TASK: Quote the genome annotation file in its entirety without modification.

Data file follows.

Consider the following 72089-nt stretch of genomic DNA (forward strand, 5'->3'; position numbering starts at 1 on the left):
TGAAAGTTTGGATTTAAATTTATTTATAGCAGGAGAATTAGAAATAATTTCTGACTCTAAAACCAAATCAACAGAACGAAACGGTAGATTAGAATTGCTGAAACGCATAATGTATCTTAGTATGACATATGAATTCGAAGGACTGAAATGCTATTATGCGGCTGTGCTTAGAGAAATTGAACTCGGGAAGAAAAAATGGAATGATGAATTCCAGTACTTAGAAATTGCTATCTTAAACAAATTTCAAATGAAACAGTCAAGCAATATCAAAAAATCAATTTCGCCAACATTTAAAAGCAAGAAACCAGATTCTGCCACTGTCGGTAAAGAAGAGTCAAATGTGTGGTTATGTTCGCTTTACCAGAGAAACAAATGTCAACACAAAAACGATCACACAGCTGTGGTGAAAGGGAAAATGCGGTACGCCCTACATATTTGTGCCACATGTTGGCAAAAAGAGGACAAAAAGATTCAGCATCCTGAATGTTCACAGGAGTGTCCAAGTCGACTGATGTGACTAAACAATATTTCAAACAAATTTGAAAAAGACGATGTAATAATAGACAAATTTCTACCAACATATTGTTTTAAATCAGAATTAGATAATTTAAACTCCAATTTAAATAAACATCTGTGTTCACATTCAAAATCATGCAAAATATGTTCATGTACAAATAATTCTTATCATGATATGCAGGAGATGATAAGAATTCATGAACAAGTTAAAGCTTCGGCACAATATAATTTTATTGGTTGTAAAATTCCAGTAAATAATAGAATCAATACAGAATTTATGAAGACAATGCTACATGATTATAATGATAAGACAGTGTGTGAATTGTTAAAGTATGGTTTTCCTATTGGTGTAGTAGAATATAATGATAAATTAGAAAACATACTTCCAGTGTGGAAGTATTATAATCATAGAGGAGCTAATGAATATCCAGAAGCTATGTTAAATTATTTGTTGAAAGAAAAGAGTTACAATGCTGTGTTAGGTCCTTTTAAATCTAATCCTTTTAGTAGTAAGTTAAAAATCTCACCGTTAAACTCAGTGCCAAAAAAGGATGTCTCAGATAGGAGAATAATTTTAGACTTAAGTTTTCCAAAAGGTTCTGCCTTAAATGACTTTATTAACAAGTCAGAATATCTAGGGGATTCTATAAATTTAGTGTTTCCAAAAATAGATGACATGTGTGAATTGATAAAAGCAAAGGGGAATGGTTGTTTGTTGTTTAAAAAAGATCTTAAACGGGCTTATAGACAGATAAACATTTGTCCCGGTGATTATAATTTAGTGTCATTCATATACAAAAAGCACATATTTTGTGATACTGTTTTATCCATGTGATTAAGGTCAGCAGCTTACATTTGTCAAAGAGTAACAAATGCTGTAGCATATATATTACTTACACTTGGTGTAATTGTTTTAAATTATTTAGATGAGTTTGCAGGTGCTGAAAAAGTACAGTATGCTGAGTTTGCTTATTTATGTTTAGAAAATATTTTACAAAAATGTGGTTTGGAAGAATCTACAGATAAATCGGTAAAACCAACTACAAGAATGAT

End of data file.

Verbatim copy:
Consider the following 72089-nt stretch of genomic DNA (forward strand, 5'->3'; position numbering starts at 1 on the left):
TGAAAGTTTGGATTTAAATTTATTTATAGCAGGAGAATTAGAAATAATTTCTGACTCTAAAACCAAATCAACAGAACGAAACGGTAGATTAGAATTGCTGAAACGCATAATGTATCTTAGTATGACATATGAATTCGAAGGACTGAAATGCTATTATGCGGCTGTGCTTAGAGAAATTGAACTCGGGAAGAAAAAATGGAATGATGAATTCCAGTACTTAGAAATTGCTATCTTAAACAAATTTCAAATGAAACAGTCAAGCAATATCAAAAAATCAATTTCGCCAACATTTAAAAGCAAGAAACCAGATTCTGCCACTGTCGGTAAAGAAGAGTCAAATGTGTGGTTATGTTCGCTTTACCAGAGAAACAAATGTCAACACAAAAACGATCACACAGCTGTGGTGAAAGGGAAAATGCGGTACGCCCTACATATTTGTGCCACATGTTGGCAAAAAGAGGACAAAAAGATTCAGCATCCTGAATGTTCACAGGAGTGTCCAAGTCGACTGATGTGACTAAACAATATTTCAAACAAATTTGAAAAAGACGATGTAATAATAGACAAATTTCTACCAACATATTGTTTTAAATCAGAATTAGATAATTTAAACTCCAATTTAAATAAACATCTGTGTTCACATTCAAAATCATGCAAAATATGTTCATGTACAAATAATTCTTATCATGATATGCAGGAGATGATAAGAATTCATGAACAAGTTAAAGCTTCGGCACAATATAATTTTATTGGTTGTAAAATTCCAGTAAATAATAGAATCAATACAGAATTTATGAAGACAATGCTACATGATTATAATGATAAGACAGTGTGTGAATTGTTAAAGTATGGTTTTCCTATTGGTGTAGTAGAATATAATGATAAATTAGAAAACATACTTCCAGTGTGGAAGTATTATAATCATAGAGGAGCTAATGAATATCCAGAAGCTATGTTAAATTATTTGTTGAAAGAAAAGAGTTACAATGCTGTGTTAGGTCCTTTTAAATCTAATCCTTTTAGTAGTAAGTTAAAAATCTCACCGTTAAACTCAGTGCCAAAAAAGGATGTCTCAGATAGGAGAATAATTTTAGACTTAAGTTTTCCAAAAGGTTCTGCCTTAAATGACTTTATTAACAAGTCAGAATATCTAGGGGATTCTATAAATTTAGTGTTTCCAAAAATAGATGACATGTGTGAATTGATAAAAGCAAAGGGGAATGGTTGTTTGTTGTTTAAAAAAGATCTTAAACGGGCTTATAGACAGATAAACATTTGTCCCGGTGATTATAATTTAGTGTCATTCATATACAAAAAGCACATATTTTGTGATACTGTTTTATCCATGTGATTAAGGTCAGCAGCTTACATTTGTCAAAGAGTAACAAATGCTGTAGCATATATATTACTTACACTTGGTGTAATTGTTTTAAATTATTTAGATGAGTTTGCAGGTGCTGAAAAAGTACAGTATGCTGAGTTTGCTTATTTATGTTTAGAAAATATTTTACAAAAATGTGGTTTGGAAGAATCTACAGATAAATCGGTAAAACCAACTACAAGAATGAT